Category Archives: Employment Law

Should Young Lawyers Specialize?

"One word . . . plastics." -The Graduate

“One word . . . plastics.”
-The Graduate

I never for a moment thought about pursuing a career as a transactional attorney. I entered law school for the wrong reasons. I knew I could think, write and argue reasonably well. I was a liberal arts major (Philosophy and Literature-Writing) and did not really appreciate how such skills could translate into success in the business world. And I did not think I would enjoy a career as an educator.

So, I did exactly what I would urge no one do today: I took the LSAT, got into law school, and went to law school, without having any particular passion about the law.

If anyone had asked back then–and I don’t think anyone did–what I planned to do with that law degree, what area I’d practice in, what I wanted to do everyday, if and how I would make a difference, I wouldn’t have had a clue. When I was interviewing and starting my career, there were vastly more jobs in litigation, so I became a litigator. I started out doing insurance defense, but not the interesting kind, and immediately grew bored with fender-benders (“Was the light red or green?”) and slip-and-fall lawsuits (“Was the banana you slipped on yellow or green?”). Fortunately, I got hired right away at a boutique firm that did more interesting work (at least from my perspective). I quickly became a “specialist” in automotive product liability litigation, specifically suits relating to the performance of automobile air bags, which was an emerging technology at that time.

I remained a “specialist” in this area, with a smattering of other kinds of cases, for about the first 10 years of my career. However, I eventually figured out that, deep down, I’m not really a gear-head, and it shouldn’t be a big surprise that the lawyers who really excel in automotive product liability litigation, and who most enjoy what they do, are those who are interested in cars. Well, duh!?!

I eventually migrated to employment law for a number of reasons. First, and most practically, it was the only area that I was able to get any early traction in terms of developing my own clients. Equally important, however, being the opposite of a gear-head, I found I enjoyed disputes that arose out of (often flawed) interpersonal relationships in the workplace. Also, I had long felt that employment law was fertile ground for building a book of business, since every, EVERY employer, particularly in California, needs an employment lawyer. If they haven’t needed one yet–they will!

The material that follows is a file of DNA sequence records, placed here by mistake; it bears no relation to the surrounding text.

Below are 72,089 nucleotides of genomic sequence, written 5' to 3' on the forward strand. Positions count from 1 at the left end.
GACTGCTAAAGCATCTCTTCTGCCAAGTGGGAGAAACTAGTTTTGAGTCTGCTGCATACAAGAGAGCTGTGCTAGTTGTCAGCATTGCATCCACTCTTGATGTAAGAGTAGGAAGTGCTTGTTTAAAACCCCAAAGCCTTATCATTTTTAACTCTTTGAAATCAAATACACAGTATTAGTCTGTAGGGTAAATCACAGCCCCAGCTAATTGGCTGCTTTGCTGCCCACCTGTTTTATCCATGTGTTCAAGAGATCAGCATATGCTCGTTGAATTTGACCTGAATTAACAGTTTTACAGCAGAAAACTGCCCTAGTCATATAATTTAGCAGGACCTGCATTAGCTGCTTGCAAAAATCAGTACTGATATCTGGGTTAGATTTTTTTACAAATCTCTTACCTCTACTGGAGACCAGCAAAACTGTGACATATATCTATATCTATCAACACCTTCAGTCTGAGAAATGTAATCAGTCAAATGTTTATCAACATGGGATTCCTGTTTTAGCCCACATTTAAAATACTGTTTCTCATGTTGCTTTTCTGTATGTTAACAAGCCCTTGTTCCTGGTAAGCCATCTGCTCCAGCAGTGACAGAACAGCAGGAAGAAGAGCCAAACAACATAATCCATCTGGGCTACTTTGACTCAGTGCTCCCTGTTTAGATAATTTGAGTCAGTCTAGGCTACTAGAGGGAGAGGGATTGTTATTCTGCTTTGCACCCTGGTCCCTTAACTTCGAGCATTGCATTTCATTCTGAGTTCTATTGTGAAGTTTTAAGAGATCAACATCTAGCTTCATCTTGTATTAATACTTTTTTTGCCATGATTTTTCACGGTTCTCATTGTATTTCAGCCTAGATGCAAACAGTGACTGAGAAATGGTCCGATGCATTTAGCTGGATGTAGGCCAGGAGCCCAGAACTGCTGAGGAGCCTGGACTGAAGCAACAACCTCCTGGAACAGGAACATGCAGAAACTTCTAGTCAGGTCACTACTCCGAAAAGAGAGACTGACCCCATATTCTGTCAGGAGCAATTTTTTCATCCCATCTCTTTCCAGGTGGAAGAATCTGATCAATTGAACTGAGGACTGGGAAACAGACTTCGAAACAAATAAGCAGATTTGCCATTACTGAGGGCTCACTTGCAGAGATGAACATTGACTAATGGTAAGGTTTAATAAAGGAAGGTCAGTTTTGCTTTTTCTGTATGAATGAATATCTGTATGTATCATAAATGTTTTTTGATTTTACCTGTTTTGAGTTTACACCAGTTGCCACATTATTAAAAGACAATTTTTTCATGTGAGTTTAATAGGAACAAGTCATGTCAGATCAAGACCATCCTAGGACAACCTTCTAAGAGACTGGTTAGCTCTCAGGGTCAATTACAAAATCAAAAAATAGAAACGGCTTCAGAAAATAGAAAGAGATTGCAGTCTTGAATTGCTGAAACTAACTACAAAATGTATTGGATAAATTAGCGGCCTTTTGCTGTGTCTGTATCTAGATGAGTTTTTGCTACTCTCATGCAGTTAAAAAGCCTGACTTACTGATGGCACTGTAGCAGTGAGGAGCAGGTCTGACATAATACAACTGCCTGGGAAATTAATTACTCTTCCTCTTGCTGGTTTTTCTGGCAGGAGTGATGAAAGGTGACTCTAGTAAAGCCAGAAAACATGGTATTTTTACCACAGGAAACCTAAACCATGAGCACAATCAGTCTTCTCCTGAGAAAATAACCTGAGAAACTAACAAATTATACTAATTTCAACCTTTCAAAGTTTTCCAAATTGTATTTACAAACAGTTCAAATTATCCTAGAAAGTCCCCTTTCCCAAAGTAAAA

I had not intended this post to be a memoir. I recognize that my career path probably makes dry reading. But I wanted to tackle a topic that I think is important for law students, recent graduates and those still in the early years of their career: should you attempt to specialize? Like most people, I’m narcissistic and can only approach a personal question by starting from my own experience.

In any event, I posed this question to someone who has a fair amount of expertise in helping lawyers make the most of their legal careers. Gideon Grunfeld, the President of Rainmaking For Lawyers, was gracious enough to provide this valuable insight:

“Too many lawyers get shortsighted advice about whether they should specialize and what that means. There are substantive areas, such as tax, ERISA, and patents, where specialization is almost a necessity. But there are many areas, such as business litigation, where specialization can be counterproductive. Rather than focusing on the substantive nature of the law and, for example, specializing in trade-secret litigation, it’s better to encourage young lawyers to identify the clients they most want to serve. Thus, for example, if someone has a passion for high-tech start-ups, they can focus on cultivating relationships in that world and position themselves to solve the full panoply of legal issues that arise for that market or audience. For most young lawyers this is a more robust not to say more fun way to practice law and build a client base.”